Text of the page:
Friday, June 3, 2011

My Least Favorite Place

From Holy Land

I came to the Holy Land to see old, religious things. I wanted to see my faith stories come alive. I wanted to have a divine intersection with God in places I had only imagined before. I wanted to leave with joy in my heart due to my faith.

All in all that happened except for one tour. The tour of the Holocaust Museum on the Mount of Remembrance. Yad Veshem The origin of the name is from a Biblical verse: "And to them will I give in my house and within my walls a memorial and a name (Yad Vashem) that shall not be cut off"

I had been to a concentration camp before that told part of the story. I think it is good to educate people on what happened so that it possibly won't happen again, but I wasn't up for another visit. I knew it would be depressing. I knew I wouldn't like it.

I was right.

Reading of the hate, the fear, and the evil that went on during this time bothered me. It bothered me because I didn't understand how people could do that or let that happen but it also bothered me because I didn't know what I would do if I were a citizen of Nazi Germany.

Would I have left? Would I have hidden someone? Would I have kept my mouth shut? Or would they have brain washed me too so that I even thought it was right?

That last question haunted me most of all. I know there must have been "good" people who agreed with their leaders because "good" people listen to the governmental authorities.

Seeing the relics and pictures made me hurt for "these people" who were really no different than me. They too had a faith that defined them and were punished for it.

As I walked into the hall of names, I was overwhelmed with grief and embarrassment. What does God think of us that we let this happen?

At the exit, we got to see a beautiful view of Jerusalem and even though this was my least favorite place, I still think its worth the visit and I felt that I must tell people to remember that it's not always enough to just spread God's Love. Sometimes you have to stop the evil too.

Until Everyone Hears,

Thursday, June 2, 2011

St. John

From Holy Land

From Holy Land

I've always had an affinity for the name John. My maiden name was Johns and I dated four different guys named John until I finally found the right one. I didn't plan it that way. It just happened.

So when John and I had our first son I told him he only had two choices: Either a John Jr or a John with a different middle name. We opted for the different middle name.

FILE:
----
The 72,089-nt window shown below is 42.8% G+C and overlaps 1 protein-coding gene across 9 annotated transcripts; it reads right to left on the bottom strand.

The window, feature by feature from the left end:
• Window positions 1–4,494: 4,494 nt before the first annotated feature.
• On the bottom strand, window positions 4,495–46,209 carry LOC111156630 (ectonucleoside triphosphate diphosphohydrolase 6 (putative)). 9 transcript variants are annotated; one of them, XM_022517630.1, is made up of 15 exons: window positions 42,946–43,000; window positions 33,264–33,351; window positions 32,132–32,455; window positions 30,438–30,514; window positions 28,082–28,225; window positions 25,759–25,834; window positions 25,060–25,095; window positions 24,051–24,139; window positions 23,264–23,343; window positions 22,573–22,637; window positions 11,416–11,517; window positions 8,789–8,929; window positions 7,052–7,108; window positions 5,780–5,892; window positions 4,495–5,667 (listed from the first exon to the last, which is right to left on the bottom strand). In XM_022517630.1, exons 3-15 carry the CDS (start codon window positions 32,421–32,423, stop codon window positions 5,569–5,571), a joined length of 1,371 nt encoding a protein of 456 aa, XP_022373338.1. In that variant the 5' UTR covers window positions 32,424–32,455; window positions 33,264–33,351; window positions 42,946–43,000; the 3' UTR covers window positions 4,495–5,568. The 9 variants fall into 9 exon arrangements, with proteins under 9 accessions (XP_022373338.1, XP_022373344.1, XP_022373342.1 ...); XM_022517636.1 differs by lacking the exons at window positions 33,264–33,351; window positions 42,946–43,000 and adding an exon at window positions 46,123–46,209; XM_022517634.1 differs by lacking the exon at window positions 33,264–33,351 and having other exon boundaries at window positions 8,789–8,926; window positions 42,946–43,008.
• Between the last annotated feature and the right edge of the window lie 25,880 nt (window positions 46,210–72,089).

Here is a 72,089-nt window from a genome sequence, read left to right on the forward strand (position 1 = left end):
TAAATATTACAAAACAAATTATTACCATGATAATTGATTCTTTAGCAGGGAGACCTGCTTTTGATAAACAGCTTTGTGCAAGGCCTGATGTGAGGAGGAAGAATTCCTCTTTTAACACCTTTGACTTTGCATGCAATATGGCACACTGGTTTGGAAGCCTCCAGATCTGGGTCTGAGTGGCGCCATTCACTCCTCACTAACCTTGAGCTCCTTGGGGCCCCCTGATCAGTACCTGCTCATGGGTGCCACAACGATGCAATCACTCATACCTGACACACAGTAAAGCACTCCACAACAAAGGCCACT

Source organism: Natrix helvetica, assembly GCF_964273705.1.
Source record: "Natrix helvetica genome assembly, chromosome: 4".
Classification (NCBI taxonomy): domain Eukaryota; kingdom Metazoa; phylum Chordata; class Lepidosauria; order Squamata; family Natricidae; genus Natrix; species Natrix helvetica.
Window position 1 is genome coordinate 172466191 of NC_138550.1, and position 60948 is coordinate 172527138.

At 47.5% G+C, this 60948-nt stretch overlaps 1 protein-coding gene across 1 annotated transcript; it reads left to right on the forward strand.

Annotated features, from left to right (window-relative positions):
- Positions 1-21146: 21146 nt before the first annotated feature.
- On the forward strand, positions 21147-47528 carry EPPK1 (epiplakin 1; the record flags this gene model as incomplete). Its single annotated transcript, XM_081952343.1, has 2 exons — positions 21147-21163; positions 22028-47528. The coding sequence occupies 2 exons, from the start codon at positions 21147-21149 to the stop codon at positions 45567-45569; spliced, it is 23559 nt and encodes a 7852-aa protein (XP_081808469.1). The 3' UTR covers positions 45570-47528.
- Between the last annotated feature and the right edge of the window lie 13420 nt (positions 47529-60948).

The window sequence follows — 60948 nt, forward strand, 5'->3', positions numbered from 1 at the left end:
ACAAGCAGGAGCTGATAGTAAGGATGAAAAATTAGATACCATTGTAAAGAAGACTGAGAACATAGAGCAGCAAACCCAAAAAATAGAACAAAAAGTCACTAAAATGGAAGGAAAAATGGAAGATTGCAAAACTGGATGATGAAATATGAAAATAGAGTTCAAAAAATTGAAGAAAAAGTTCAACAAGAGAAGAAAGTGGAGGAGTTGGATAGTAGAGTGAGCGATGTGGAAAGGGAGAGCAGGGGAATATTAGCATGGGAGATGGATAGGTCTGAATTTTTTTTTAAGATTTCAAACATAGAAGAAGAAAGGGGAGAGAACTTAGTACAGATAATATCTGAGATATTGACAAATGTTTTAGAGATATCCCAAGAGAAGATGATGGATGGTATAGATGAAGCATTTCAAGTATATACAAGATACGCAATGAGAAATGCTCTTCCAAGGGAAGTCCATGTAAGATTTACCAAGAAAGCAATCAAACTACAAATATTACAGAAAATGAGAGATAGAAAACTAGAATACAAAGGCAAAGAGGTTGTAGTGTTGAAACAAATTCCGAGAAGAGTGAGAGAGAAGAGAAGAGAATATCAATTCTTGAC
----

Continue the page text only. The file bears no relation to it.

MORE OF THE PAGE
When we found out later we were going to have a second son, we were stumped. We'd used out best names on the first child, so this was going to take some planning. We looked through our family tree and ruled out Axenty and Cebia.

Finally we looked in a baby name book. I was getting nervous until we got to the "S"s. When I got to Shane, we both liked the sound of it. Then we saw its meaning - Irish for John! Perfect!

During my trip we visited the church on the site where John the Baptist was born. On the walls of the courtyard were mosaics from different countries with the "Blessed be the fruit of thy womb" scripture on them.

Just like Joseph knew his son was to be named John, I knew as well. I didn't know that I'd have two sons (who are so different) with the "same" name.

Perhaps one day my two sons will prepare the way for something great and they'll tear down Piedmont Hospital and put a church for pilgrims to visit.

But until then, I'll keep telling them of the possibility of great things and hope that they choose wisely when the time comes.

Until Everyone Hears,

Wednesday, June 1, 2011

Butterflies

From Holy Land

There are two spots in Jerusalem that people visit as sites of Jesus' death and burial. One is the Church of the Holy Sepulchre which is the traditional site. Today, the church is home to Eastern Orthodoxy, Oriental Orthodoxy and Roman Catholicism. The church is very crowded and dark and hard to get a feel for what might have happened here. Below is a picture of the stone where they believe Jesus' body was prepared for burial.

From Holy Land

The Garden Tomb is a more recently promoted site. It too can make a good case that it was actually where Jesus died and was buried but what is better about this site is that it has been restored to look and feel like it might have been in 33 AD. You can actually walk into a burial cave and see where a stone would have covered it. You can see a skull in the stone formations near by and it was obviously once a garden (which is why the Mary's thought Jesus was a gardener).

This was one of our last stops on the trip so we decided to partake in Holy Communion while we were there. As our liturgist was reading the service, I looked around at the beautiful garden. I prayed for my friends and family, particularly one who had asked for healing who was heavy on my heart that morning.

As I looked over toward the rocky side of the tomb, I could see the shadow of the flowers from the garden. And for just a brief second I saw the shadow of a butterfly. I'd been looking for a butterfly for my friend the entire trip and found it here at the site of the resurrection. I knew in that moment my friend would be ok. Jesus would pull her through and that our bond was brought together by God so that we could hold each other up.

On the way out I found what I had been looking for: butterfly note cards. I bought them for her to let her know that healing is always nearby if we just reach out and ask for it.

Until Everyone Hears,

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